The Academy Award For Best Supporting Actress Goes To 12 Years A Slave's Lupita Nyong'o

A big part of what makes Steve McQueen’s 12 Years A Slave so damn affecting is its collection of out-of-this-world performances, from Chiwetel Ejiofor’s powerful turn as free man-turned-slave Solomon Northup and Michael Fassbender as the violent and brutal Edwin Epps. It’s very possible the film will take home more prizes before the night is done, but it has kicked things off with a big win in the Best Supporting Actress category, with Lupita Nyong'o picking up the trophy.

The actress took to the stage in a long flowing blue stress that she had to raise up high to avoid tripping and falling. Holding her statue firmly in her grasp, she concluded her heartfelt speech to all of those out there with aspirations of greatness: "No matter where you’re from, your dreams are valid."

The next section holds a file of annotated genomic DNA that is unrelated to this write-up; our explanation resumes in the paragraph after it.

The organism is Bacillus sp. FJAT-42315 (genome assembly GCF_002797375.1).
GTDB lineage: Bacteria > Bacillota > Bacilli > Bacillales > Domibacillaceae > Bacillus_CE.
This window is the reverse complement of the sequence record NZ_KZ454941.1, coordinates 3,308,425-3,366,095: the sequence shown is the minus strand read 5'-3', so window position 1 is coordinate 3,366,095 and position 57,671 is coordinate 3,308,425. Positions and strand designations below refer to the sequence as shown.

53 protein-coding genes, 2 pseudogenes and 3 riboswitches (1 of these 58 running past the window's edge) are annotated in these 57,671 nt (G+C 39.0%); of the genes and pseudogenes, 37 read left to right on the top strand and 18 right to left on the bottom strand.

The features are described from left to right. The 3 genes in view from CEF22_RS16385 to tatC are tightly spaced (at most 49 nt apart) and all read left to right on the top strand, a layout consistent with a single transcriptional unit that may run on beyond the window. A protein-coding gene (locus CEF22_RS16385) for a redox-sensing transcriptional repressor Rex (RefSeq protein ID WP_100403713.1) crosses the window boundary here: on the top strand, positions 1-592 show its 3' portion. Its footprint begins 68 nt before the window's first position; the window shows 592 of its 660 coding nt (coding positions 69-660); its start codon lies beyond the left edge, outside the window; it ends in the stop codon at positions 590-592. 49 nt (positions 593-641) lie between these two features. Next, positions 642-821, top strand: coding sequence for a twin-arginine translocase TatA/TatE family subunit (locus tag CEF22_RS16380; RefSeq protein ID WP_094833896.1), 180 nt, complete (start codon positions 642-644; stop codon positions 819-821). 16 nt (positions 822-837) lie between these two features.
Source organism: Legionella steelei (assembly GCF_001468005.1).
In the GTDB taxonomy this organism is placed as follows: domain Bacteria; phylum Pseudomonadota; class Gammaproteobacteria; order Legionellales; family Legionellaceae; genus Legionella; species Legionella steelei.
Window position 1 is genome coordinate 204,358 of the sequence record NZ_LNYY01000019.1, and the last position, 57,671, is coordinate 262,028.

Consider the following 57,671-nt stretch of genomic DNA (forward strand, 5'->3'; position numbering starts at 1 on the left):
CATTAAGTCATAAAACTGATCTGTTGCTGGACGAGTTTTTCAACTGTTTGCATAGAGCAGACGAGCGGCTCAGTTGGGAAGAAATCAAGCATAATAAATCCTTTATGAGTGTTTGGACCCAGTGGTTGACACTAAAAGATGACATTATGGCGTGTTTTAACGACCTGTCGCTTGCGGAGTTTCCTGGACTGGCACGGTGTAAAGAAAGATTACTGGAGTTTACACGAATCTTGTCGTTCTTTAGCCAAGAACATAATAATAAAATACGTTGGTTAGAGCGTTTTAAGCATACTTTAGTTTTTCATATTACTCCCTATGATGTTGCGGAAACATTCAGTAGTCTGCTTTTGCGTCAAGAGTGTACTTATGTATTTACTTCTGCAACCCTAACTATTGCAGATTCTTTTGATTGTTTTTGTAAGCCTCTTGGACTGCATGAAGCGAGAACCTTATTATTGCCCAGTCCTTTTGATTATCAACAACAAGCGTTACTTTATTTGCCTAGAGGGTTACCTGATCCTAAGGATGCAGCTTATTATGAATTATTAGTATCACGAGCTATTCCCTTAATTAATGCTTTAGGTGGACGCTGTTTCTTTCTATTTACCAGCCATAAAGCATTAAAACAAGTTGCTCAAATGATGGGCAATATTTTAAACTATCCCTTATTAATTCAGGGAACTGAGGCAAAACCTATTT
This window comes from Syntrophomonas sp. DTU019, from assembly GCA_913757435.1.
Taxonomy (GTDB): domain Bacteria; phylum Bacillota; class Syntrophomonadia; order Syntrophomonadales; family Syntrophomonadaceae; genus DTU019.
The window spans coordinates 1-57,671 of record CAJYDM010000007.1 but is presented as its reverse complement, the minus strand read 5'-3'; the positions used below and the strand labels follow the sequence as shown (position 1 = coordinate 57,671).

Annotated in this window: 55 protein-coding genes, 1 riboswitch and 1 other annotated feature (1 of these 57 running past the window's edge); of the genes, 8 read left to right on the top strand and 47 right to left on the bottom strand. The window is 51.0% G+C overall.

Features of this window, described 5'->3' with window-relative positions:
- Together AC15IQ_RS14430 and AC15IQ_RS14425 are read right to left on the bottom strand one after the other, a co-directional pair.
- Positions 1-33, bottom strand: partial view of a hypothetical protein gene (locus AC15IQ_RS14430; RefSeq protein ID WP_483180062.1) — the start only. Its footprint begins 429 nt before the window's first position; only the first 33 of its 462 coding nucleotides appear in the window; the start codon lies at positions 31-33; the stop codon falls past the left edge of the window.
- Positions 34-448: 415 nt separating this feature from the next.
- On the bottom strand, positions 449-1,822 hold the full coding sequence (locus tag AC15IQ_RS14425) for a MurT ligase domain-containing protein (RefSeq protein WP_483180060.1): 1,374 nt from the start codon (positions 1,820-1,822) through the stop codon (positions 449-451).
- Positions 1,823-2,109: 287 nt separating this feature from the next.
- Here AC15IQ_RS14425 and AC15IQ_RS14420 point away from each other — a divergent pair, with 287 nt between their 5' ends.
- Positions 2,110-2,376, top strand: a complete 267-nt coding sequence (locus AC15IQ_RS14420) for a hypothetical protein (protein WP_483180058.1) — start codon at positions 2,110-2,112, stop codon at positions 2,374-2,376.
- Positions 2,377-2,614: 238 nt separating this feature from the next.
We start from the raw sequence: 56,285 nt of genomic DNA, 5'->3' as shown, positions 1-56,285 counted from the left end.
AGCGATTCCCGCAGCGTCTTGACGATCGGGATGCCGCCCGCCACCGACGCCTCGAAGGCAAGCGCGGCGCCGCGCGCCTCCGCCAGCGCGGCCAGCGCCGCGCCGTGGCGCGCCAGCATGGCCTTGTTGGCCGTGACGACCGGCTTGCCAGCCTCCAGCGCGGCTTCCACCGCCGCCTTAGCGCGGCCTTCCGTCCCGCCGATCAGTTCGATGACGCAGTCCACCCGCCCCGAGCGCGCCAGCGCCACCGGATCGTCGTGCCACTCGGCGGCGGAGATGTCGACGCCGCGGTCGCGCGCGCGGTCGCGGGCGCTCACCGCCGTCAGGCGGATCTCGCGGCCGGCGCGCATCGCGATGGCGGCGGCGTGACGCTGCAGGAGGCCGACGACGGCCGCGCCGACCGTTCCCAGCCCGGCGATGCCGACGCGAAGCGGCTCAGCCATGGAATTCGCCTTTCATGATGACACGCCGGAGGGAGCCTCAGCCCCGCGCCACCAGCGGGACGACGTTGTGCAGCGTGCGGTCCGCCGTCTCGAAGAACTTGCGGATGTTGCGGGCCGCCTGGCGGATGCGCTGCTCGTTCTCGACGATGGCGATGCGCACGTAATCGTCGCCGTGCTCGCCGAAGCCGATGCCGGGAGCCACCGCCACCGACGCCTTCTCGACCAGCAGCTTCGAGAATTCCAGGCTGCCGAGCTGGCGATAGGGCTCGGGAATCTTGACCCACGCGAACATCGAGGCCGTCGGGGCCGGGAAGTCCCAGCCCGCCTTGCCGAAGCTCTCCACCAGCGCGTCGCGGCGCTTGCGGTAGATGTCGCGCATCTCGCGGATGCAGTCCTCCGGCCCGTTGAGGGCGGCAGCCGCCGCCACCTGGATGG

The Best Supporting Oscar race was certainly one of the tightest in this year’s show, completely packed with some of the biggest actresses in Hollywood. Some may even consider Nyong’o’s big win an upset, as there were many prognosticators out there who believed there was a strong possibility that American Hustle’s Jennifer Lawrence would walk away from the night with her second Academy Award. Also vying for the prize was June Squibb from Alexander Payne’s Nebraska, Julia Roberts from John Wells’ August: Osage County, and Sally Hawkins from Woody Allen’s Blue Jasmine.

In 12 Years A Slave Nyong’o played Patsey, a slave working alongside Solomon Northrup as he is stuck down south working for horrifying plantation owners. The actress gives an incredible turn in the film, as her character is subject to some truly intense brutality, and her performance brings incredible emotion and power to what is already an incredibly emotional and powerful story.

Below you can watch our interview with the actress from back before the movie was released last fall, as well as a featurette about the 12 Years A Slave Cast

Eric Eisenberg
Assistant Managing Editor

NJ native who calls LA home and lives in a Dreamatorium. A decade-plus CinemaBlend veteran who is endlessly enthusiastic about the career he’s dreamt of since seventh grade.